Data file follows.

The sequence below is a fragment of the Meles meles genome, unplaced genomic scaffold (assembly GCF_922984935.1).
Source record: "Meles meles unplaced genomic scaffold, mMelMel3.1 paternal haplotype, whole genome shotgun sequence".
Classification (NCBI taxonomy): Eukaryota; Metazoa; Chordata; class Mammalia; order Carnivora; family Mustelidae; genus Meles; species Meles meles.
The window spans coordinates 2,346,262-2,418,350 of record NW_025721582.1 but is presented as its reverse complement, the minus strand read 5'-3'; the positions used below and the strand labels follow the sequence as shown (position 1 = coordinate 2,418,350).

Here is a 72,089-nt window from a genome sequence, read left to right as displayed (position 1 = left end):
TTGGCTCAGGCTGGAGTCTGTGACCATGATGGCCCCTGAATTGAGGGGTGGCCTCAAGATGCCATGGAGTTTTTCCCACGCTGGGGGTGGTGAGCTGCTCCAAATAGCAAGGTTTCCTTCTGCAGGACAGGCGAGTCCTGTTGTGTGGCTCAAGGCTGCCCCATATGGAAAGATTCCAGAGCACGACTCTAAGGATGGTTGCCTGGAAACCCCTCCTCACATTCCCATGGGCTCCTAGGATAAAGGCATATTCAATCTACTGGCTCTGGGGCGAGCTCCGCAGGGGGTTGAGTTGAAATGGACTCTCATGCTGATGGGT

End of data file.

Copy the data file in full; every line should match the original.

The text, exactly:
The sequence below is a fragment of the Meles meles genome, unplaced genomic scaffold (assembly GCF_922984935.1).
Source record: "Meles meles unplaced genomic scaffold, mMelMel3.1 paternal haplotype, whole genome shotgun sequence".
Classification (NCBI taxonomy): Eukaryota; Metazoa; Chordata; class Mammalia; order Carnivora; family Mustelidae; genus Meles; species Meles meles.
The window spans coordinates 2,346,262-2,418,350 of record NW_025721582.1 but is presented as its reverse complement, the minus strand read 5'-3'; the positions used below and the strand labels follow the sequence as shown (position 1 = coordinate 2,418,350).

Here is a 72,089-nt window from a genome sequence, read left to right as displayed (position 1 = left end):
TTGGCTCAGGCTGGAGTCTGTGACCATGATGGCCCCTGAATTGAGGGGTGGCCTCAAGATGCCATGGAGTTTTTCCCACGCTGGGGGTGGTGAGCTGCTCCAAATAGCAAGGTTTCCTTCTGCAGGACAGGCGAGTCCTGTTGTGTGGCTCAAGGCTGCCCCATATGGAAAGATTCCAGAGCACGACTCTAAGGATGGTTGCCTGGAAACCCCTCCTCACATTCCCATGGGCTCCTAGGATAAAGGCATATTCAATCTACTGGCTCTGGGGCGAGCTCCGCAGGGGGTTGAGTTGAAATGGACTCTCATGCTGATGGGT